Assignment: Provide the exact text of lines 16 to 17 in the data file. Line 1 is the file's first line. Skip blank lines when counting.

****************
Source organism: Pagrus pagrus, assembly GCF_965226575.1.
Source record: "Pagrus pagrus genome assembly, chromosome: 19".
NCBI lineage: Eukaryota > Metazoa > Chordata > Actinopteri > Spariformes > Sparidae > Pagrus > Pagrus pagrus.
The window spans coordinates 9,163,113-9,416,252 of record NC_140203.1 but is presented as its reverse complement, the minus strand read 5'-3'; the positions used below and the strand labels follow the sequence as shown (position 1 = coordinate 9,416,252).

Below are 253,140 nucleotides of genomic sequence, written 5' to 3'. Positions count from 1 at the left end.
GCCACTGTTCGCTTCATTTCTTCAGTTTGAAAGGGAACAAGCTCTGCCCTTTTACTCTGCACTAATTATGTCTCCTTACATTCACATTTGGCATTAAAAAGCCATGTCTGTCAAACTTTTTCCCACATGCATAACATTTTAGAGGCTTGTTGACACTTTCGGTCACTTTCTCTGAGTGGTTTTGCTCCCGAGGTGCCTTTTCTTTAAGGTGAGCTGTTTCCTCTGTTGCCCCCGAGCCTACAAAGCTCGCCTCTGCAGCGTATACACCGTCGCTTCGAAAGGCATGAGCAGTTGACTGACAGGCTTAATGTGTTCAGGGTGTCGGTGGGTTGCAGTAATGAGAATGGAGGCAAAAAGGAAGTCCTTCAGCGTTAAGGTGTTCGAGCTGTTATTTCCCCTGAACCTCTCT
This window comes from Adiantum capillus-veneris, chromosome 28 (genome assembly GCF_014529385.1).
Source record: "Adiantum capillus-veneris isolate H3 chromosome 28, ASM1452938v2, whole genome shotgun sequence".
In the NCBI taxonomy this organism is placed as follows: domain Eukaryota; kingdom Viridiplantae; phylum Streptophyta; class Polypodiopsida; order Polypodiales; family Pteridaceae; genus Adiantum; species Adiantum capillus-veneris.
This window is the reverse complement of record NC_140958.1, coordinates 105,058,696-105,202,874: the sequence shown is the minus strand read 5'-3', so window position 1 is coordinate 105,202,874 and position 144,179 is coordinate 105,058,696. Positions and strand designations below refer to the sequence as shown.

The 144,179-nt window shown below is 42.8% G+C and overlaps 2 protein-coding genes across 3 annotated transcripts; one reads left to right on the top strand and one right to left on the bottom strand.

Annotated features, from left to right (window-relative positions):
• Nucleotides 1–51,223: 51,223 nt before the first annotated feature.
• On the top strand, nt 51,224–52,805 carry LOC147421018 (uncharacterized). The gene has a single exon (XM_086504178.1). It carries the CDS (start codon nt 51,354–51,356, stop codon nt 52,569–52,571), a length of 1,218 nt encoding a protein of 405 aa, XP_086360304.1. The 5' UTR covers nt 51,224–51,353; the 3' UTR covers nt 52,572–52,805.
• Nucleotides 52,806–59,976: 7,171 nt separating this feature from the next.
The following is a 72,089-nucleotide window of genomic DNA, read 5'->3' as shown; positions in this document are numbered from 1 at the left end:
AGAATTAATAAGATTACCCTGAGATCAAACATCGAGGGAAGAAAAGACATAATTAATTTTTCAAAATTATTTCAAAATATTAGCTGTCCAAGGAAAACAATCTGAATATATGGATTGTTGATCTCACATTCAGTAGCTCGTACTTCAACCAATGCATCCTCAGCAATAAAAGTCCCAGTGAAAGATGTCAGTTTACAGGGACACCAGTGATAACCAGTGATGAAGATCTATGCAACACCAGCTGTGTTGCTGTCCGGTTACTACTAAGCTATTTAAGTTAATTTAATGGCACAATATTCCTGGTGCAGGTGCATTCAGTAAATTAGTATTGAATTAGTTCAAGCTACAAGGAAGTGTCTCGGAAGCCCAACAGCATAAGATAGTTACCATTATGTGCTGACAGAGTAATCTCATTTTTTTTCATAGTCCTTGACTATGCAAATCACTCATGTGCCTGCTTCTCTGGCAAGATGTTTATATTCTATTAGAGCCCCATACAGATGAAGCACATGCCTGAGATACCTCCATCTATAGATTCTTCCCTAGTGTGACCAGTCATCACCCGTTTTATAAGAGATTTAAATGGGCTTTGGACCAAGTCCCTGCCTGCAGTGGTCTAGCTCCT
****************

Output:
The following is a 72,089-nucleotide window of genomic DNA, read 5'->3' as shown; positions in this document are numbered from 1 at the left end:
AGAATTAATAAGATTACCCTGAGATCAAACATCGAGGGAAGAAAAGACATAATTAATTTTTCAAAATTATTTCAAAATATTAGCTGTCCAAGGAAAACAATCTGAATATATGGATTGTTGATCTCACATTCAGTAGCTCGTACTTCAACCAATGCATCCTCAGCAATAAAAGTCCCAGTGAAAGATGTCAGTTTACAGGGACACCAGTGATAACCAGTGATGAAGATCTATGCAACACCAGCTGTGTTGCTGTCCGGTTACTACTAAGCTATTTAAGTTAATTTAATGGCACAATATTCCTGGTGCAGGTGCATTCAGTAAATTAGTATTGAATTAGTTCAAGCTACAAGGAAGTGTCTCGGAAGCCCAACAGCATAAGATAGTTACCATTATGTGCTGACAGAGTAATCTCATTTTTTTTCATAGTCCTTGACTATGCAAATCACTCATGTGCCTGCTTCTCTGGCAAGATGTTTATATTCTATTAGAGCCCCATACAGATGAAGCACATGCCTGAGATACCTCCATCTATAGATTCTTCCCTAGTGTGACCAGTCATCACCCGTTTTATAAGAGATTTAAATGGGCTTTGGACCAAGTCCCTGCCTGCAGTGGTCTAGCTCCT